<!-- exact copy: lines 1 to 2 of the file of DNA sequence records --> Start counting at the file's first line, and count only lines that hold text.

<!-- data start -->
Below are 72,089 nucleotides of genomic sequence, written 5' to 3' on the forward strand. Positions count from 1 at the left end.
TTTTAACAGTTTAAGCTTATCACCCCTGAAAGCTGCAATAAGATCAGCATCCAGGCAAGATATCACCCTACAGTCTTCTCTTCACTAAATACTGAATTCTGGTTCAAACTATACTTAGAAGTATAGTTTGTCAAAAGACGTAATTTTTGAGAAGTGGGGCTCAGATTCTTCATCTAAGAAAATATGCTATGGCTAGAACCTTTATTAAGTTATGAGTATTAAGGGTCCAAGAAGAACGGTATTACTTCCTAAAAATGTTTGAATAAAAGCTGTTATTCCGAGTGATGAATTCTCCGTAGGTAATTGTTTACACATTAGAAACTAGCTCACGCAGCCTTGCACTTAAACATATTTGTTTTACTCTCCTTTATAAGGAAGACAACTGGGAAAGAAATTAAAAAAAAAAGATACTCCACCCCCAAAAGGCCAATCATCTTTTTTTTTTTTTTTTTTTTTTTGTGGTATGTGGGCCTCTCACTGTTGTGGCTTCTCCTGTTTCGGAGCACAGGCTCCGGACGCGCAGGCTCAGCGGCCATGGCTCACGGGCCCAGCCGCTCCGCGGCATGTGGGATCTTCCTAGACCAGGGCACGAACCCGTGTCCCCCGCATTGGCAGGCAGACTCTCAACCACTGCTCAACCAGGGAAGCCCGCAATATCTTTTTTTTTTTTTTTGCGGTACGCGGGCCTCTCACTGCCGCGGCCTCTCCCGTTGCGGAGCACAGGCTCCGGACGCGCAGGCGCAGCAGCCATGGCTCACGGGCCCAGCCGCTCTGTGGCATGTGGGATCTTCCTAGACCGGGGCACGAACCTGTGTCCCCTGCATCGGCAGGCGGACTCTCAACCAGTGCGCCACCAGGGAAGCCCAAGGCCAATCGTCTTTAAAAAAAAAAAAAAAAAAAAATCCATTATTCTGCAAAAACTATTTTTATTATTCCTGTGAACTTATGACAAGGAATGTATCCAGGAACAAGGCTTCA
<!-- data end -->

Below are 72,089 nucleotides of genomic sequence, written 5' to 3' on the forward strand. Positions count from 1 at the left end.
TTTTAACAGTTTAAGCTTATCACCCCTGAAAGCTGCAATAAGATCAGCATCCAGGCAAGATATCACCCTACAGTCTTCTCTTCACTAAATACTGAATTCTGGTTCAAACTATACTTAGAAGTATAGTTTGTCAAAAGACGTAATTTTTGAGAAGTGGGGCTCAGATTCTTCATCTAAGAAAATATGCTATGGCTAGAACCTTTATTAAGTTATGAGTATTAAGGGTCCAAGAAGAACGGTATTACTTCCTAAAAATGTTTGAATAAAAGCTGTTATTCCGAGTGATGAATTCTCCGTAGGTAATTGTTTACACATTAGAAACTAGCTCACGCAGCCTTGCACTTAAACATATTTGTTTTACTCTCCTTTATAAGGAAGACAACTGGGAAAGAAATTAAAAAAAAAAGATACTCCACCCCCAAAAGGCCAATCATCTTTTTTTTTTTTTTTTTTTTTTTGTGGTATGTGGGCCTCTCACTGTTGTGGCTTCTCCTGTTTCGGAGCACAGGCTCCGGACGCGCAGGCTCAGCGGCCATGGCTCACGGGCCCAGCCGCTCCGCGGCATGTGGGATCTTCCTAGACCAGGGCACGAACCCGTGTCCCCCGCATTGGCAGGCAGACTCTCAACCACTGCTCAACCAGGGAAGCCCGCAATATCTTTTTTTTTTTTTTTGCGGTACGCGGGCCTCTCACTGCCGCGGCCTCTCCCGTTGCGGAGCACAGGCTCCGGACGCGCAGGCGCAGCAGCCATGGCTCACGGGCCCAGCCGCTCTGTGGCATGTGGGATCTTCCTAGACCGGGGCACGAACCTGTGTCCCCTGCATCGGCAGGCGGACTCTCAACCAGTGCGCCACCAGGGAAGCCCAAGGCCAATCGTCTTTAAAAAAAAAAAAAAAAAAAAATCCATTATTCTGCAAAAACTATTTTTATTATTCCTGTGAACTTATGACAAGGAATGTATCCAGGAACAAGGCTTCA